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IT Measures That Matter

With the right focus, an IT measurement program can return critical information specific to your organization.

An IT measurement program must be built on a foundation of tangible goals that add value. Just as any software development project is positioned for success by aggressively pursuing a clear definition of requirements, the IT measurement program should drive toward consensus in the definition of what's important--and therefore important to measure. This will align the efforts of the measurement program with the stated goals for the IT organization, and the overall enterprise.

Software measurement researcher Victor Basili's Goal, Question, Metric framework defines a tried-and-true measurement model on three levels:

  • Conceptional level: A goal is defined for an object for a variety of reasons, with respect to various models of quality, from various points of view, and relative to a particular environment.

  • Operational level: A set of questions is used to define models of the object of study and then focuses on that object to characterize the assessment or achievement of a specific goal.

  • Quantitative level: A set of metrics based on the models is associated with every question in order to answer it in a measurable way.

Basili's framework exploits the linkage between what gets measured and what's important (the goals). This linkage is the backbone of a successful IT measurement program.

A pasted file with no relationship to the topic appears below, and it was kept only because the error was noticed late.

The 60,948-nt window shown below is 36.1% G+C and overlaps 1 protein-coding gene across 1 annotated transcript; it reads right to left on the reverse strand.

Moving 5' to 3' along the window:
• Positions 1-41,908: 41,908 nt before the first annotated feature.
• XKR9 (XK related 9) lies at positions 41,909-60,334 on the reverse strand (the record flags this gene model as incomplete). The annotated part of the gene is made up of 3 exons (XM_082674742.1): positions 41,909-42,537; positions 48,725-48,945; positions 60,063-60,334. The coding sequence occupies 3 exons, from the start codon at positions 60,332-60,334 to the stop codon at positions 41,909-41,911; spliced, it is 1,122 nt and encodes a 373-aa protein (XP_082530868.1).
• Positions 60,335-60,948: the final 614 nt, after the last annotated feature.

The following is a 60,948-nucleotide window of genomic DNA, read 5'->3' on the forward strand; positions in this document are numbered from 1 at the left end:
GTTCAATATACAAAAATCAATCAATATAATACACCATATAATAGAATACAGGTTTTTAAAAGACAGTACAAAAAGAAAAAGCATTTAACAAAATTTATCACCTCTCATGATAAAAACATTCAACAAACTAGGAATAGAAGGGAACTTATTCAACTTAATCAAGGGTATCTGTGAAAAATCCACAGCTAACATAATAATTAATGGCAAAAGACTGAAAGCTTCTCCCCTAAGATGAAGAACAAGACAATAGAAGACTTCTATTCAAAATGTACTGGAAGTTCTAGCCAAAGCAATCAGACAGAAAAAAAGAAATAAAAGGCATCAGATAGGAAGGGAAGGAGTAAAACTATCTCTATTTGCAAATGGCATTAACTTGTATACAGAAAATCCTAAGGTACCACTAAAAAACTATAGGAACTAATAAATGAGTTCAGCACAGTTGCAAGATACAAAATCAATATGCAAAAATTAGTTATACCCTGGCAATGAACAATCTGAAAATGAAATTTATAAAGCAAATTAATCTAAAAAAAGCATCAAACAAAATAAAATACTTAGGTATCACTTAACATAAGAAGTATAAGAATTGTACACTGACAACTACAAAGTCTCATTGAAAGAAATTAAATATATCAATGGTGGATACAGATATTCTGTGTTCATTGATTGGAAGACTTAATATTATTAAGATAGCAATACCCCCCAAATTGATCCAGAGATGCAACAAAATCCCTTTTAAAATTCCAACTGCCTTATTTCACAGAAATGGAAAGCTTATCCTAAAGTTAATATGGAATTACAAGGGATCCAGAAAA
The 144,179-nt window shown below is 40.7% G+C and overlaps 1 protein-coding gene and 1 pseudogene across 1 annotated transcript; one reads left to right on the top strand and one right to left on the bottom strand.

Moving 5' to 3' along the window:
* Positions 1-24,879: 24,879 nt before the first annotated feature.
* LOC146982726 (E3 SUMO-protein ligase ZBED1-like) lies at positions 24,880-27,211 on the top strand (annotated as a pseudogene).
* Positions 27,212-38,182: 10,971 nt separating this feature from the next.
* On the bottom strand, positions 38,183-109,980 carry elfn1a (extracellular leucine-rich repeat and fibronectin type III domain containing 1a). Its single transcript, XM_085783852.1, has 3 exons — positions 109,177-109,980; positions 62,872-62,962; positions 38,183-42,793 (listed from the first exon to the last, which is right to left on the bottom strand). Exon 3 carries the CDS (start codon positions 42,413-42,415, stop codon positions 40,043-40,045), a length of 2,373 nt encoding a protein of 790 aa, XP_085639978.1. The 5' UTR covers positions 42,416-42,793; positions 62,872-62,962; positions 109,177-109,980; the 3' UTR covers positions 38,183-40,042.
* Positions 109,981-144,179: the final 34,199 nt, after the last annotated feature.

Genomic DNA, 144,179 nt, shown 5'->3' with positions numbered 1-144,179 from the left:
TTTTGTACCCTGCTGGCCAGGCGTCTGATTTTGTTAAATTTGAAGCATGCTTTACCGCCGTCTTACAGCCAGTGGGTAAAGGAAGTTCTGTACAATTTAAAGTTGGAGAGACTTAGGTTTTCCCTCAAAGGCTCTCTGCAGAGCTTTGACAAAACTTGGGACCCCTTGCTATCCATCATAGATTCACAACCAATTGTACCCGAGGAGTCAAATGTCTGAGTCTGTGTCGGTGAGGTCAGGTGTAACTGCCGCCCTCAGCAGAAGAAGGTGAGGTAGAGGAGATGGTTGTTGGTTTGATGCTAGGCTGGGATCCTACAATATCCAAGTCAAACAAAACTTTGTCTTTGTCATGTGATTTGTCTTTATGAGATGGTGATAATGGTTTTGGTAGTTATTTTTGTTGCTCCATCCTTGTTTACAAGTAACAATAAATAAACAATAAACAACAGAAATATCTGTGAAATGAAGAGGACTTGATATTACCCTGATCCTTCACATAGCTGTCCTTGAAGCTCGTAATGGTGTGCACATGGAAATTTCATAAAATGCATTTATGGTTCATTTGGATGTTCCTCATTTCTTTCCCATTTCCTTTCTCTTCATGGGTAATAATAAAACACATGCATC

For example, since Sallie Mae does a significant amount of custom software development, the senior IT leadership team established the goal of improving the quality of its software products. Software quality also was rated the single most important service provided by IT. A number of possible questions that could have been asked to characterize the achievement of this goal were considered:

  • How many defects are generated per thousand lines of code (known as KLOC)?

  • What level of testing effort was required to achieve an acceptable level of quality?

  • What percentage of all software defects that get identified were found by our customers in the user-acceptance testing (UAT) phase of our software development life cycle?

Measure Of Success
Sufficient Horsepower
A part-time commitment won't yield sufficient data
Support From The Top
Needed to resolve turf wars over measurement criteria
Value-Add Goals
Drive toward consensus in the definition of what's important
Customer Surveys
User feedback is invaluable in setting priorities
Don't Imitate Others
Make sure information objectives are specific to your organization

Because defect creation is a function of so many things other than the number of lines of code, KLOC wasn't selected. Business demands for project delivery as well as testing windows that often have fixed durations both compromise how well testing effort can represent software quality. Therefore, testing effort wasn't selected, either. The percentage of all software defects identified in the UAT phase was picked, for four reasons:

  • Defect data was readily available and stored in a trusted central repository.

  • It's the earliest opportunity to capture initial feedback on software quality.

  • It's an objective measure, as these defects are identified primarily by people outside of IT--i.e., by the customers.

  • It hits directly on the desired behavior of finding defects as early in the system development life cycle as possible.

The measure for this goal was intuitive: the number of defects identified during the UAT phase/total number of defects identified (excluding unit testing defects). The performance trend of this goal has been used for the past two years to drive the percentage lower year over year, which supports the goal of finding defects earlier in the development life cycle.

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